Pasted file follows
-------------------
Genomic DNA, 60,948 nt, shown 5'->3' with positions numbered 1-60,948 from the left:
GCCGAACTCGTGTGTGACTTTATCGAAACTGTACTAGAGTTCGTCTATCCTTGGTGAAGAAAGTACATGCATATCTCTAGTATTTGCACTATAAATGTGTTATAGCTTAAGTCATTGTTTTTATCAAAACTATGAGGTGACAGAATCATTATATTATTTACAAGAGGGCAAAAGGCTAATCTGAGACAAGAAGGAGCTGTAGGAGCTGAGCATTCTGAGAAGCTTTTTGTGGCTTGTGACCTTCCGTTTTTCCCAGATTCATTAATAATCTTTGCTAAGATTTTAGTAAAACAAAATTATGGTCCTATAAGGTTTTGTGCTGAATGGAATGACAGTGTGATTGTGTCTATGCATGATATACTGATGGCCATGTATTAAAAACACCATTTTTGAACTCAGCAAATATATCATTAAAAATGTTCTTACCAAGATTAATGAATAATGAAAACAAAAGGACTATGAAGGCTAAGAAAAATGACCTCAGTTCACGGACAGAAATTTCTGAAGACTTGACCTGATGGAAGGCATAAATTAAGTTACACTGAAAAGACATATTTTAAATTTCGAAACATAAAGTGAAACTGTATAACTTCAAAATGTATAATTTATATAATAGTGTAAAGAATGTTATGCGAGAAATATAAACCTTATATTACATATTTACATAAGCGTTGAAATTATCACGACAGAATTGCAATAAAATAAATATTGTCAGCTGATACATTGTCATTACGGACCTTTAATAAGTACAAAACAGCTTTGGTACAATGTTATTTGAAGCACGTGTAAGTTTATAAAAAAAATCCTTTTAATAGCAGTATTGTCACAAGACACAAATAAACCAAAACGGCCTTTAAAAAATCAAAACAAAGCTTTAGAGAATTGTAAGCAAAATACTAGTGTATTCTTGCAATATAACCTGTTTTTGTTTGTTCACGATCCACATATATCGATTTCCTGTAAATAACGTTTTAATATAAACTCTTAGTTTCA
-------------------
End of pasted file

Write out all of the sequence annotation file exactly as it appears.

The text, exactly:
Genomic DNA, 60,948 nt, shown 5'->3' with positions numbered 1-60,948 from the left:
GCCGAACTCGTGTGTGACTTTATCGAAACTGTACTAGAGTTCGTCTATCCTTGGTGAAGAAAGTACATGCATATCTCTAGTATTTGCACTATAAATGTGTTATAGCTTAAGTCATTGTTTTTATCAAAACTATGAGGTGACAGAATCATTATATTATTTACAAGAGGGCAAAAGGCTAATCTGAGACAAGAAGGAGCTGTAGGAGCTGAGCATTCTGAGAAGCTTTTTGTGGCTTGTGACCTTCCGTTTTTCCCAGATTCATTAATAATCTTTGCTAAGATTTTAGTAAAACAAAATTATGGTCCTATAAGGTTTTGTGCTGAATGGAATGACAGTGTGATTGTGTCTATGCATGATATACTGATGGCCATGTATTAAAAACACCATTTTTGAACTCAGCAAATATATCATTAAAAATGTTCTTACCAAGATTAATGAATAATGAAAACAAAAGGACTATGAAGGCTAAGAAAAATGACCTCAGTTCACGGACAGAAATTTCTGAAGACTTGACCTGATGGAAGGCATAAATTAAGTTACACTGAAAAGACATATTTTAAATTTCGAAACATAAAGTGAAACTGTATAACTTCAAAATGTATAATTTATATAATAGTGTAAAGAATGTTATGCGAGAAATATAAACCTTATATTACATATTTACATAAGCGTTGAAATTATCACGACAGAATTGCAATAAAATAAATATTGTCAGCTGATACATTGTCATTACGGACCTTTAATAAGTACAAAACAGCTTTGGTACAATGTTATTTGAAGCACGTGTAAGTTTATAAAAAAAATCCTTTTAATAGCAGTATTGTCACAAGACACAAATAAACCAAAACGGCCTTTAAAAAATCAAAACAAAGCTTTAGAGAATTGTAAGCAAAATACTAGTGTATTCTTGCAATATAACCTGTTTTTGTTTGTTCACGATCCACATATATCGATTTCCTGTAAATAACGTTTTAATATAAACTCTTAGTTTCA